Monday, April 18, 2011

Booze of the Week: Pucker up, it’s Lime Liqueur!

I'm not that interested in fashion... When someone says that lime-green is the new black for this season, you just want to tell them to get a life. – Bruce Oldfield

Photo: Mr T in DC, Flickr ccl
This is an unusual little concoction. I say it’s unusual, because it’s neither sour, not green. This liqueur is a must for you to have for all those summer cocktails you’re dreaming of making this season. It adds an unusual note to a mixed drink and would be a great flavour base for a lime martini.

Photo: adamjtaylor, Flickr ccl
Lime is a citrus, as we all know. But did you know that they can also be yellow and if left on the tree will actually turn orange? Limes are very acidic and a source of vitamin C. 

They are most often used to accent foods, or to perk up drinks. Though the juice is very sour, the lime zest is often referred to as “floral.” That’s the main flavour of this liqueur.

It is unknown when limes were first harvested as a crop, but there is mention in an Indian medical work from 100 AD of a word that describes both lemons and limes. 

Dried limes are prominent in Persian, Mexican and Asian cooking. The leaves from Kaffir lime are dried for use in cooking. Oil from the rind also has effective insecticidal properties.

Because of their vitamin C level, British sailors were issued a daily ration of lime juice to ward off scurvy, earning them the nickname “limeys.” It was unknown that lemons, which they used initially but were harder to obtain, have 4 times the amount of vitamin C as limes. British sailors also had a ration of rum every day. I wonder if the two ever ended up in the same cup?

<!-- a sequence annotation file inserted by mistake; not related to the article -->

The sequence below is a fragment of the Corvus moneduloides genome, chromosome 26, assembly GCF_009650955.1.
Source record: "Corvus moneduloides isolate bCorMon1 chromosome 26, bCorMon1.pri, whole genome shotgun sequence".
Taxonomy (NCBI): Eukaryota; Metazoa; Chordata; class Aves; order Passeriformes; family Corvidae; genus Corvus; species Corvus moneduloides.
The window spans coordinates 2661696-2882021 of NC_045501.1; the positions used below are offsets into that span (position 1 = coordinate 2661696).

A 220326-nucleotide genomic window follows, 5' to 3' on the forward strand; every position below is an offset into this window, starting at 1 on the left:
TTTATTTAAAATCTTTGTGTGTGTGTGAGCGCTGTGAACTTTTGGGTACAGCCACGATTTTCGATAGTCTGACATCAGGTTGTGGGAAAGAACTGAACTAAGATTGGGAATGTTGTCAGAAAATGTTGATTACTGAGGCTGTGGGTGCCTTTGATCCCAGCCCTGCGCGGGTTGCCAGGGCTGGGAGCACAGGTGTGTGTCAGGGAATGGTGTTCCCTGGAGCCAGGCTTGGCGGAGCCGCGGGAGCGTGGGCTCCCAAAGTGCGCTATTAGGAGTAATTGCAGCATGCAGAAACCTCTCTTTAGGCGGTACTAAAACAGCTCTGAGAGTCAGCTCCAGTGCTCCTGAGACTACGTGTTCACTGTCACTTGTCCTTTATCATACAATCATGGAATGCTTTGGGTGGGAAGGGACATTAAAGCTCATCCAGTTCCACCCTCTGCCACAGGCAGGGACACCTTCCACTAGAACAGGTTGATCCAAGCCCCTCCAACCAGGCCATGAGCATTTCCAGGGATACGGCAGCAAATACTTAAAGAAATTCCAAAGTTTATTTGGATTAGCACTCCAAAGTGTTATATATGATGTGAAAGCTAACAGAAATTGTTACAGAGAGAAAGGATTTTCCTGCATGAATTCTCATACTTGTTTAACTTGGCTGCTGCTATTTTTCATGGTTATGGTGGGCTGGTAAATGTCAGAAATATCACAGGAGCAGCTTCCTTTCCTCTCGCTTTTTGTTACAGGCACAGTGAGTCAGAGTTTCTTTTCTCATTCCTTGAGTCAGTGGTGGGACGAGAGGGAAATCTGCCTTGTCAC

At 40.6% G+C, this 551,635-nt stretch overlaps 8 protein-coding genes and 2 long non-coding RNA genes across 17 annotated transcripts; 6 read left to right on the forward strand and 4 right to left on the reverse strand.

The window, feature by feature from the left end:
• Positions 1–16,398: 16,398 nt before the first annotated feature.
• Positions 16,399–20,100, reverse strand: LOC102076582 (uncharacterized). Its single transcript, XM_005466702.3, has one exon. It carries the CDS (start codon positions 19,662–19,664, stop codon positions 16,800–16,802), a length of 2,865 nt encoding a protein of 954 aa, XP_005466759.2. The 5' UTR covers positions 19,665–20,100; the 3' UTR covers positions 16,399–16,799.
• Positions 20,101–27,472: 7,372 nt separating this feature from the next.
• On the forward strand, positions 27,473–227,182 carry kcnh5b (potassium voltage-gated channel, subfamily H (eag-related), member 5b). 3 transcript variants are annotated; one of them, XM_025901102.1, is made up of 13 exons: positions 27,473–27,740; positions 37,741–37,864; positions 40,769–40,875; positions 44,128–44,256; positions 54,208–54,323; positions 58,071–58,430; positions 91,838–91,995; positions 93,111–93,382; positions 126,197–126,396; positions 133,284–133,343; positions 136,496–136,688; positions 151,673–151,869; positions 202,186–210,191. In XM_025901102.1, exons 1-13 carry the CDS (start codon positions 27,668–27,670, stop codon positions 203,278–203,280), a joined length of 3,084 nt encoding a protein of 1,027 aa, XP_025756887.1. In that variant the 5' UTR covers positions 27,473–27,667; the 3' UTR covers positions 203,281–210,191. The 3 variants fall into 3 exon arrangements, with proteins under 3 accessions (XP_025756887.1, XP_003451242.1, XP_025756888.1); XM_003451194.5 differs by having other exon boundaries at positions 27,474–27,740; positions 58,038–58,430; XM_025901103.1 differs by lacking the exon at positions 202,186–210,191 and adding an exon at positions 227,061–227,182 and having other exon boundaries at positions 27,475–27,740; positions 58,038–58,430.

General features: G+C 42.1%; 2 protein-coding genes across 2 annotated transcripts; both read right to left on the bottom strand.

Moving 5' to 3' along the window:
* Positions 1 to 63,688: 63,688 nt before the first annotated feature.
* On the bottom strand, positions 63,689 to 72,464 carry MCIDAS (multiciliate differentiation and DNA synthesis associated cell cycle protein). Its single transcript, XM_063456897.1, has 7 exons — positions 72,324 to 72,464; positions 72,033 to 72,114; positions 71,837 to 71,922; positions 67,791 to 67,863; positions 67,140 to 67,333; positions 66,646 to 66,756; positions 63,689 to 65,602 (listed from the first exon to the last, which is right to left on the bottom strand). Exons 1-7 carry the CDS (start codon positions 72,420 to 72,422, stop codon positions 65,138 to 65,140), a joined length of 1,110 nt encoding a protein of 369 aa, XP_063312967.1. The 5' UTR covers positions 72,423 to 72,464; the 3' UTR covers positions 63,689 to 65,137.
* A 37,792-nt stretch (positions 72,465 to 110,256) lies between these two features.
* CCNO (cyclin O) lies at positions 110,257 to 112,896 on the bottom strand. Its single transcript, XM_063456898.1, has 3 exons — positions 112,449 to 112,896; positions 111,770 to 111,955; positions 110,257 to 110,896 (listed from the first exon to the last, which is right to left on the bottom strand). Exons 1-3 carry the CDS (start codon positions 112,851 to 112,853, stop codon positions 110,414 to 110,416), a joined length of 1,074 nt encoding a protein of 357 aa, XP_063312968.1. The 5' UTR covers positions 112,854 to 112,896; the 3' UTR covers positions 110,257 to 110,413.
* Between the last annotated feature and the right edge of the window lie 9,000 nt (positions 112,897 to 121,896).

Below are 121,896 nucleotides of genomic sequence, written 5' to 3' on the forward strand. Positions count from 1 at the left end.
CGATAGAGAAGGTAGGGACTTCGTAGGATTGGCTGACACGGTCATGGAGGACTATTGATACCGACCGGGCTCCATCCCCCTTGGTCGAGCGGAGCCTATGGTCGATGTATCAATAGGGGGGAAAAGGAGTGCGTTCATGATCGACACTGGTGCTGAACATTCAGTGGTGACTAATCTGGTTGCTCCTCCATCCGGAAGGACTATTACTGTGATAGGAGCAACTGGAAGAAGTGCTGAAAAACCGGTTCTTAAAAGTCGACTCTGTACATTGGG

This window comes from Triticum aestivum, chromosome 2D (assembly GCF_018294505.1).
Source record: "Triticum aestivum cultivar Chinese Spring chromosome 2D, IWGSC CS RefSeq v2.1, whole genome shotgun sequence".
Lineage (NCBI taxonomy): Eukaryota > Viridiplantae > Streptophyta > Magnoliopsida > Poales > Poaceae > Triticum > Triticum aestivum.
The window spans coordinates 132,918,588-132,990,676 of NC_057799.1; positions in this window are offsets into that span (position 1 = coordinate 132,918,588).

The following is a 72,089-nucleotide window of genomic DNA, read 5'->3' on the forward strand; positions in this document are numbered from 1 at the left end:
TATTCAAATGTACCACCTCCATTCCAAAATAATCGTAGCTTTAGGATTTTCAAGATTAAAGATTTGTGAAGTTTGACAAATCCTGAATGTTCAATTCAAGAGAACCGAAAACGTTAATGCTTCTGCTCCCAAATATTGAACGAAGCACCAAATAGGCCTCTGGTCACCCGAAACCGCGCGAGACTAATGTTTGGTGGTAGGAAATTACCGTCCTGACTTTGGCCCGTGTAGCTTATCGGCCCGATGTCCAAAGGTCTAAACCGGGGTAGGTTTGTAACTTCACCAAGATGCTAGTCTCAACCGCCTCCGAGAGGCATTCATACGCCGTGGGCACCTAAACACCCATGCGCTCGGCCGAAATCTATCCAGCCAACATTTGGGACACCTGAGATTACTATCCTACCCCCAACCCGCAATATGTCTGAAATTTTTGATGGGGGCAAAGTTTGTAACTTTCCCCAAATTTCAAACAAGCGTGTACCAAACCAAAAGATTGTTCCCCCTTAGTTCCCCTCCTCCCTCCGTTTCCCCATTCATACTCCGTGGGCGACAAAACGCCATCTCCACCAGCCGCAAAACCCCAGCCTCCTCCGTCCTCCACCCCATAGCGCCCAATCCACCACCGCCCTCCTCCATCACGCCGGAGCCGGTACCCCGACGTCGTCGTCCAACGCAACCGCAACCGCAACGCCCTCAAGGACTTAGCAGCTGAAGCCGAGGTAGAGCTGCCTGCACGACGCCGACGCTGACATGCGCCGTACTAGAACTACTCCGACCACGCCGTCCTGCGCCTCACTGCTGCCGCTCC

Speaking of cups, on to the recipe. This liqueur is very light green colour and is quite floral in character. It is made from the rind of lime, but for whatever reason the sour doesn’t translate into the finished product. You can use the juice after grating off the rind in any number of other recipes you desire.

Photo: StrangeTikiGod,
Flickr ccl
Lime Liqueur
Makes about 750 ml
rind of 8 limes (no white pith, cut in small strips)
2 1/2 cup vodka
3/4 cup sugar
3/4 cup water

Place the rinds and vodka in a sealable container. Set in the refrigerator for 2 weeks.

After 2 weeks, strain the rinds from the vodka. Squeeze out any liquid remaining in the rinds. You will be left with a light yellow-green clear liquid. Quite un-lime looking actually.

Heat the sugar and water in a saucepan. Once the sugar has dissolved add it to the infused vodka and chill.

Citrus Blossom Cocktail
1 part lavender liqueur (from earlier post)
1 part lime liqueur
1 part lemon juice
1 part orange juice

Combine all in a cocktail shaker with ice. Shake and strain into a cocktail glass. Serve with a wedge of lime.

I had one of these this past weekend. Pretty nice.


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